Mitigating Pollutants from Highway Infrastructure for Total Maximum Daily Load (TMDL) Compliance: Monitoring Efficacy of Best Management Practices and Advancing Decision Support

The protection of waters within the Chesapeake Bay Watershed is of critical regional importance and strategic significance to state highway programs. State agencies must assist in the effort to meet multi-jurisdictional stormwater regulations within the watershed. Stormwater runoff from to roads, highways and other infrastructure, such as bridges, carry debris, oil, heavy metals, suspended solids and other compounds often directly into waterways. The resulting runoff may have detrimental pollutants that often goes untreated into waters and can damage ecologically sensitive habitat. Adjacent vegetation, buffer areas, and best management practices have become very important to controlling pollution. As stormwater regulations and total maximum daily loads (TMDLs) are implemented, guidance for effective stormwater controls with highway infrastructure has become essential. The main purpose of this research is to provide guidance to state highway agencies to prioritize activities and resources for TMDL compliance. In order to meet this overall goal, the project proposes the following objectives for this research, to: (1) analyze existing literature and resources to identify guidance for stormwater management and TMDL compliance. Engage and survey appropriate stakeholders to gain further insight; (2) identify stormwater impacts of highways based on vehicle usage, roadside management, and designated TMDLs for tributaries within the University Transportation Center (UTC) Region 3 states; (3) field monitor critical water bodies for contribution to pollutant loading from nearby highway infrastructure with and without best management practices (BMPs) in place; (4) develop TMDL protocol and identify BMTs. Determine the load reduction strategies for point and nonpoint source pollutants to meet TMDL regulation by analytically identifying through use of flow and load duration curves and other means; and (5) develop decision support system and tools for watershed delineation and modeling, as well as, BMP screening, evaluation, and maintenance via online geographic information system (GIS) interface. This effort will make information and guidance regarding highway appropriate BMPs available to those directly managing highways. By getting this information to these professionals and officials, best practices will become more widely understood, accepted, and implemented, helping our partner departments of transportation (DOTs) and related stakeholders meet their water quality goals. Dissemination of results would impact those individuals who are likely to influence policy and management decisions. The project envisions the involvement of state DOTs and other watershed stakeholders in the study design and dissemination of resources to ensure practical use and effective implementation. Multiple benefits to for State DOTs will be met through the work achieved in this collaborative research. An overall benefit is that stakeholders would be provided analysis on stormwater management practices and information needed for selecting and implementing effective practices to achieve TMDL compliance. Monitoring and decision support tools will help to standardize the process to determining priorities, specifications, and delegating prescriptive actions to ameliorate impacts highways have on the water quality of the nearby tributaries. Other expected benefits are: (1) Highway specific and watershed scale approach for targeting strategies for pollution control measures and identifying critical source areas. Critical sources are the pollutants that intensively contribute to non-point source pollution loading. (2) The information afforded by the effort should encourage a greater appreciation and knowledge of the benefits of green highway infrastructure. The research will provide opportunities to view case studies, understand models to measure the benefits, and understand tradeoffs yielded by integrating green infrastructure components and management practices. (3) Development of web resources and decision support tools to inform the transportation agencies and engineering professionals of stormwater management for highway infrastructure.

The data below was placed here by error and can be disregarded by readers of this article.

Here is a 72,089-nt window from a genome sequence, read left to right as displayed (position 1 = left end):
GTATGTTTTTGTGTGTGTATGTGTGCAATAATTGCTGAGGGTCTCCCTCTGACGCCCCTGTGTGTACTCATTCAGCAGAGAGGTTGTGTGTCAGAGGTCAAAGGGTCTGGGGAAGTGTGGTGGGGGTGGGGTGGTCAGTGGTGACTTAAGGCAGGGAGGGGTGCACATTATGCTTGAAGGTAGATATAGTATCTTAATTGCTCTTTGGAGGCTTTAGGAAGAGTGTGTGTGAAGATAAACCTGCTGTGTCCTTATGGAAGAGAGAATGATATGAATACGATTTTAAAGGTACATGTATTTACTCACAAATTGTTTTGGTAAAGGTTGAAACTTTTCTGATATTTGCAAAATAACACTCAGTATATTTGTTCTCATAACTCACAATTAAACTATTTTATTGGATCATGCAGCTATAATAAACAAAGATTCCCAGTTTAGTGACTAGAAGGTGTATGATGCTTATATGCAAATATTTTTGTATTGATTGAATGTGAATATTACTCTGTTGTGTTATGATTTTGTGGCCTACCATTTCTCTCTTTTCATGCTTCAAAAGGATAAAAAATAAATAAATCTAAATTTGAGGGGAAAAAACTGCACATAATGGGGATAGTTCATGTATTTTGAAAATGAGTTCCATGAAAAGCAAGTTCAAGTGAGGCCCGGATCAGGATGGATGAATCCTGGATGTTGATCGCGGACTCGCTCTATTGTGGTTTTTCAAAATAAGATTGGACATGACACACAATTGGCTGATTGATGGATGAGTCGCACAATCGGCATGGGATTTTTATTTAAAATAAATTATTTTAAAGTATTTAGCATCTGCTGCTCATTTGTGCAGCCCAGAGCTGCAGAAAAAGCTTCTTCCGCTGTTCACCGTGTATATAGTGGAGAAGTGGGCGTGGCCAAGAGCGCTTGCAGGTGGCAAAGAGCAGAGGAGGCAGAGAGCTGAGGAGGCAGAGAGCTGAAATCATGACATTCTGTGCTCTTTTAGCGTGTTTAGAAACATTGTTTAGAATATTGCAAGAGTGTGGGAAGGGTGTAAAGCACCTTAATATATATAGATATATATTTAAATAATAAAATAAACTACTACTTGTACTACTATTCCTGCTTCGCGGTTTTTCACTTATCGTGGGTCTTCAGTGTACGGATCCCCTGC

• English


  • Status: Completed
  • Funding: $186000.00
  • Contract Numbers:


  • Sponsor Organizations:

    Virginia Polytechnic Institute and State University, Blacksburg

    Blacksburg, VA  United States  24061

    National Center for Transportation Management, Research and Development

    Morgan State University
    1700 East Cold Spring Lane, Montebello D-206
    Baltimore, MD  United States  21251

    Virginia Center for Transportation Innovation and Research

    530 Edgemont Road
    Charlottesville, VA  United States  22903

    Research and Innovative Technology Administration

    University Transportation Centers Program
    1200 New Jersey Avenue, SE
    Washington, DC  United States  20590
  • Performing Organizations:

    Virginia Polytechnic Institute and State University, Blacksburg

    Blacksburg, VA  United States  24061

    University of Virginia, Charlottesville

    Charlottesville, VA  United States 

    Morgan State University

    School of Engineering
    Cold Spring Lane and Hillen Road
    Baltimore, MD  United States  21239
  • Principal Investigators:

    Alden, Andrew

    Culver, Teresa

    Kang, Dong Hee

    Hunter, James

  • Start Date: 20141001
  • Expected Completion Date: 0
  • Actual Completion Date: 20160531
  • Source Data: RiP Project 37265

Subject/Index Terms

Filing Info

  • Accession Number: 01539926
  • Record Type: Research project
  • Source Agency: Mid-Atlantic Transportation Sustainability Center
  • Contract Numbers: DTRT13-G-UTC33
  • Files: UTC, RIP
  • Created Date: Oct 8 2014 1:00AM